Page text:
The Girl From Everywhere by Heidi Heilig.
Greenwillow Books, HarperCollins Publishers, New York, 2016.
Speculative fiction, 454 pages.
Lexile: 750L .
AR Level: 5.2 (worth 13.0 points) .
NOTE: This book is not suggested for MG readers despite the reading level.
Nix’s father is a Navigator who can travel to any place, real or imagined as long as he has a map for it, but he’s only obsessed with getting back to the one place he cannot reach – 1868 Honolulu, where Nix’s mother died.
Now having read this book, I can finally fully appreciate why all of the reviews were so maddeningly vague. This is, unfortunately, the type of book that you can’t discuss with any real depth unless you’ve read it, because to discuss anything interesting is to give away part of the action.
So I apologize in advance that you might find this review to also be maddeningly vague. In a book where the majority of the setting and even the time frequently changes (and further changes amongst real and imagined places), the focus is rather on both the characterization and the action. Both are fast-paced!
The main characters are, of course, Nix and her father. Nix is bi-racial – her mother was Chinese and her father I think we can presume is white. He’s from New York, present day, although he spends most of his time in the past. But the rest of their crew is interesting too. Kashmir is the most recent addition, a charming thief from an Arabian-Nights sort of world.
Bee is a bit confusing if you look at her too closely. The text explains most fully on page 54:
“Bee was Na’ath, from a tribe in Northern Africa where cattle were both kith and currency. Ayen was her wife who’d been killed years ago, before Bee had come to the ship. But in accordance with their beliefs about death, Ayen was still with her, doing those little annoying things ghost wives do”
However, searching variations of Na’ath turns up a two things – a reference to Game of Thrones or a tribe that is decidedly not in Northern Africa. It’s not entirely clear where Bee was picked up or how fictional she is.
Rotgut, the other longstanding crew member, is another mystery. There are many references to his love of food and ability to cook, and a few to his being a monk. His name initially led me to feel he was a former European monk, but later references point to him actually being a type of Buddhist monk. He’s probably the least developed of the crew, although he has a small arc.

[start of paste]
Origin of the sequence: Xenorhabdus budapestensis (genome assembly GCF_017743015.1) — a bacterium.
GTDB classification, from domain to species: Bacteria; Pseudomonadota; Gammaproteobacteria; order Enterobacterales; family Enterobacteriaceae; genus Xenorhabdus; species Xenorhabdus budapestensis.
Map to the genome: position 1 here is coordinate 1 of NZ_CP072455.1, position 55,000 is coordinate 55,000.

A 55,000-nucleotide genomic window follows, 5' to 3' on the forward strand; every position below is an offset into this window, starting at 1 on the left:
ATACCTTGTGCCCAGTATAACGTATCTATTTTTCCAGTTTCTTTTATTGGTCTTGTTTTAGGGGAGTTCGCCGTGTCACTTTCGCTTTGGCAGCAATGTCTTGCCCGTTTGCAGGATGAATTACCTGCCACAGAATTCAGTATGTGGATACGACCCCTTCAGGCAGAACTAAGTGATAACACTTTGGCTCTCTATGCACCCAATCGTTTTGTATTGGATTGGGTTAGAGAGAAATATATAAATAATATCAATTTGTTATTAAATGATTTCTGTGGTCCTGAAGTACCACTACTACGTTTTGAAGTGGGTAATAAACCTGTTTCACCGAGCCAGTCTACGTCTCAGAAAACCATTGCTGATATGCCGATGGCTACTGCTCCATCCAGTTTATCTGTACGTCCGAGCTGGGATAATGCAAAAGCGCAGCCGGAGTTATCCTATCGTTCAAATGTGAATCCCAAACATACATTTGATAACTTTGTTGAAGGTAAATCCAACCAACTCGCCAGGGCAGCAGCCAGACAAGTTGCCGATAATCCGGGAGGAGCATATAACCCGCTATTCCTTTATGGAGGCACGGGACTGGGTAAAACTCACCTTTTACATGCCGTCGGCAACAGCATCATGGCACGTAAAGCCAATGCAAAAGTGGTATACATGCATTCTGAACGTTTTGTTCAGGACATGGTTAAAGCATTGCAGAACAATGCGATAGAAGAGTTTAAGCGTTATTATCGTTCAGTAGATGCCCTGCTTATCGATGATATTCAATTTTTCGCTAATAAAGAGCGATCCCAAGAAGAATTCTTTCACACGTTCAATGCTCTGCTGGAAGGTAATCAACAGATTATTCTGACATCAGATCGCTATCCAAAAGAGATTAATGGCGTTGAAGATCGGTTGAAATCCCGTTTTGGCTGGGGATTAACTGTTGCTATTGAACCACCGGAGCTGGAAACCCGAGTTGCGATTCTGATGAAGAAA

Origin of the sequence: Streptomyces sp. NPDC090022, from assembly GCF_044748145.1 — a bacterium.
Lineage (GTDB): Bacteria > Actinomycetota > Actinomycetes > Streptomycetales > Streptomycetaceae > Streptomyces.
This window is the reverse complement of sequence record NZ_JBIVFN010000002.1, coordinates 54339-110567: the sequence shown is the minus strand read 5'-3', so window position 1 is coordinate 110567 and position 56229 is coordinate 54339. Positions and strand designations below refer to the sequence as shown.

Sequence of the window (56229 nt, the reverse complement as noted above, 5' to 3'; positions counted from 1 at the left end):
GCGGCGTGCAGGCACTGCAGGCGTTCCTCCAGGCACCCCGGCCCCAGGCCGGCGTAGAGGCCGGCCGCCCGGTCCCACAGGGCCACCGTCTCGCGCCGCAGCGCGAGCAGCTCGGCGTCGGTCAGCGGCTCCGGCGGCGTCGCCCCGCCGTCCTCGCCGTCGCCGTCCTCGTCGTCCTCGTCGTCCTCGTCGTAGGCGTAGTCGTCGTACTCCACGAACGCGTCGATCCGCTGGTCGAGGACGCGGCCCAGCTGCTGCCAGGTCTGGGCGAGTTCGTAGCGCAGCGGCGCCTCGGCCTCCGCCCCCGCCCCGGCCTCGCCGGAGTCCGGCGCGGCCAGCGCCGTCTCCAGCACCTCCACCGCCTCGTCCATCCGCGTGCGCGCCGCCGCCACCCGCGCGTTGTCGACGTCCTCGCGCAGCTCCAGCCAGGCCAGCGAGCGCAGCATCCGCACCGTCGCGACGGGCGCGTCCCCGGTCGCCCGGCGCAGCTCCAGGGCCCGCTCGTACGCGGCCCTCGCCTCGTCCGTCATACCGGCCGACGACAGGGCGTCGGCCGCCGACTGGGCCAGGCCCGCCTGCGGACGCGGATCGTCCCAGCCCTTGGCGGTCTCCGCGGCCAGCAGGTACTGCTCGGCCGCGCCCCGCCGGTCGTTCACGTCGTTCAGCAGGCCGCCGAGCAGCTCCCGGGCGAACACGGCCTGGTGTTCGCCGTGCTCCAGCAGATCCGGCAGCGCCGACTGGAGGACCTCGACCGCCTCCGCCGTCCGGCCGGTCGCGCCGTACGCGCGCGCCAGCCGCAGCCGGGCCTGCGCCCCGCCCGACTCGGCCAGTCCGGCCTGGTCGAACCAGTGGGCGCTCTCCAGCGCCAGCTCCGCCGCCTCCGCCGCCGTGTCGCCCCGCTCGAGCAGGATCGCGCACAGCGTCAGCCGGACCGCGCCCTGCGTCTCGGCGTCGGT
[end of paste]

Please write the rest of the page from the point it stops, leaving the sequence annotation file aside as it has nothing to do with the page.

The main story focuses on the clash between Slate and his daughter Nix. But also colonialism. But also racial, cultural, social, and historical assumptions people make about each other. With some cartography, more clever references than any one person could possibly figure out, and a bit of coming-of-age.
Aghhh this is an incredibly difficult novel to describe, especially while trying to avoid spoilers. Suffice it to say that while I expected the father-daughter relationship to draw me in, I didn’t realize the level to which this book would deal with international US/Hawaiian/Chinese politics and Hawaiian history. Both felt incredibly real and accurate to me, even though I knew the former were fictional characters, and the later was alternate history based on real facts.
I was a bit surprised though that there was another element of the plot which felt fairly obvious to me, that was not revealed in this book. Perhaps it will come about in the next one, or perhaps I am entirely wrong about what’s going on.
It is fascinating how all these disparate characters have been brought together over time and space. Heilig has also managed to do a clever thing as an author – she’s left herself an out. In a time when new books are being canceled for poor representation, errors or stereotypes in hers can be shaken off as a clever representation of the fictional nature of that character.
The book did leave me with one problem though – how to classify it? I’ve chosen to label it both fantasy and science fiction as technically alternate histories and time travel usually fall on the sci-fi side, but this incorporates mythological creatures and places and has more of a fantasy feel to it.
Does have some swearing, many references to drug use (generally seen in a negative light, but not always), violence, theft, political meddling, racial slurs, and relatively mild physical romance. Overall, I wouldn’t suggest it for children younger than teens.
For older teens and adults though, definitely recommended.